It sometimes feels like social media is an avocado green blizzard of information on healthy eating and fitness; No sugar, no dairy, post work-out carbs only, seasonal, fermented, super-food, whole grain, flexitarian, gluten free, healthy fats, protein shake, tea-toxing, coconut milk, almond milk, oat milk, soya milk, whole fruit, juiced veg, turmeric latte, activated charcoal (black toothpaste), butter in coffee – the list is endless and tiring!
A new trend every week promises to rid us of toxins, help us lose weight, gain muscle and make our lives better. The rise of general public interest in health and fitness has led to an explosion of personal trainers and food bloggers achieving cult status on social media. But consider that the information social media influencers are sharing is part of the perma-beautiful, high shine fantasy filtered world.
‘Why Wait?’ is the theme for Eating Disorders Awareness Week 2018 because it takes on average 3 years for someone with an eating disorder to seek help. With strict eating habits encouraged in mainstream culture, it is even harder to recognise, and perhaps much easier to hide, an unhealthy relationship with food and body image.
There are many pros to health and fitness information becoming more widely available, like more people having the knowledge to make healthy lifestyle changes. You can easily follow free regimented plans, filled with prepped food and HIIT workouts from influencers like ‘The Body Coach’, or Kayla Itsines. Committing to eating habits like portion control, for example, can help to make you aware of the quality and quantity of food you are eating. But how healthy is it to stick to a strict plan, if it might lead you to beat yourself up over ‘falling off track’, or becoming so obsessed with the numbers that you’re dreaming of your macros?
Influencers in food and fitness preach what they believe to be the best options for your health, but we are not always aware of the medical soundness of this information. These messages may also have a negative impact on individuals who are already suffering from mental health issues. Some health food trends have sprung from special dietary advice for people dealing with intolerance, or even a serious illness. For instance, Deliciously Ella adds a gentle disclaimer to her site to remind fans about this: “I eat the way I do as it helps me manage my illness, but I don’t want Deliciously Ella to be prescriptive in any way.” Cutting out food groups that were not previously harmful to you may help you find the cause of health conditions like fatigue, but in some cases, it could be an unnecessarily restrictive habit, on the brink of obsession.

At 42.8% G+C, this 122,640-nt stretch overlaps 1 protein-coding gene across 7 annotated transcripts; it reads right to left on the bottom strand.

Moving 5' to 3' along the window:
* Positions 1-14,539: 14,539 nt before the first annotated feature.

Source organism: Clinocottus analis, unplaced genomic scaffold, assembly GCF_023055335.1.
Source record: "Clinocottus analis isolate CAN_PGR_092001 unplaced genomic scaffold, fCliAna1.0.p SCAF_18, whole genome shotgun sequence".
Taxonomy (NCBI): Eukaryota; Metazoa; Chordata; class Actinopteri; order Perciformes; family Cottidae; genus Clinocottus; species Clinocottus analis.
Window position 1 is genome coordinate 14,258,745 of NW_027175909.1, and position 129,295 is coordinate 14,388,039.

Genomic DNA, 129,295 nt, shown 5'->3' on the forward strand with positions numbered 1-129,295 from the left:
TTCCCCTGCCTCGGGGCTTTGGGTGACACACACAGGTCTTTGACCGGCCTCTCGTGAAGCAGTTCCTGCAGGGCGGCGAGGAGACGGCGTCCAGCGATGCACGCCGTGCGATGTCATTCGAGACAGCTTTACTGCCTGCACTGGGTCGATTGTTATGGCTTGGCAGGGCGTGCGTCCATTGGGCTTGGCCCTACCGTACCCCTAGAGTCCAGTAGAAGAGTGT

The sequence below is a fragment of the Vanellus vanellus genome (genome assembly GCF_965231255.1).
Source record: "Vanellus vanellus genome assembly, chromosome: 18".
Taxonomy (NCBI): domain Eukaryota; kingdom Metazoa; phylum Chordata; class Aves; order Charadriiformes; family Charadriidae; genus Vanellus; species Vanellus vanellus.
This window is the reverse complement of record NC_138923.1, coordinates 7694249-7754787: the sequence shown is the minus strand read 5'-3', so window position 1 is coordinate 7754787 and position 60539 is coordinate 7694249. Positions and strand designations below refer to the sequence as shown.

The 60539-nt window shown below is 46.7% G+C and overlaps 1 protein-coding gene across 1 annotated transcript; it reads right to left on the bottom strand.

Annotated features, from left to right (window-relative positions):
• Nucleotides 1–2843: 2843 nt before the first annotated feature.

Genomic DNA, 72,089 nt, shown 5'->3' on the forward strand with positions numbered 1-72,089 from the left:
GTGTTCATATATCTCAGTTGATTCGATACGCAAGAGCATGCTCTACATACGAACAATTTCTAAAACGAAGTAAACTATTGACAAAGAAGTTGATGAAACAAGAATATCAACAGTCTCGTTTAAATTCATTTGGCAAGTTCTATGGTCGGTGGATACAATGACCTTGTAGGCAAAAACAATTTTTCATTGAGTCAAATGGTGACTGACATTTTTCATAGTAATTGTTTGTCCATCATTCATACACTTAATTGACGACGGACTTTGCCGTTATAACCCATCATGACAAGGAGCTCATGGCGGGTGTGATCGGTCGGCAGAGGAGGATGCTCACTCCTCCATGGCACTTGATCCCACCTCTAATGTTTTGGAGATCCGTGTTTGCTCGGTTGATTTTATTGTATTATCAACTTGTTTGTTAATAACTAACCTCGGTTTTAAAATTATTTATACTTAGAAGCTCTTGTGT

Research from the charity Beat highlights that ‘34% of adults could not name a symptom of an eating disorder,’ with ‘66% of sufferers thinking that their friends and family wouldn’t be able to spot an eating disorder.’ Whilst an eating disorder may be triggered by longstanding mental health problems, an obsession with seriously controlled healthy eating may trigger feelings of anxiety, guilt, or uncleanliness over eating food they regard as unhealthy. Orthorexia is not yet clinically recognised but refers to an unhealthy obsession with eating ‘pure’ food. With this in mind, be wary of the difference between current lifestyle trends and the symptoms of an eating disorder – in case you or anyone around you is suffering in silence.
Whether it’s you, or a friend or family member, the awareness week is a much-needed reminder that it’s normal to feel scared about talking to someone – but there is always support available.
If you’d like to support the Why Wait campaign, read more, or to raise awareness please go to:
More information: https://www.beateatingdisorders.org.uk/
Join the conversation: #WhyWait #EDAW2018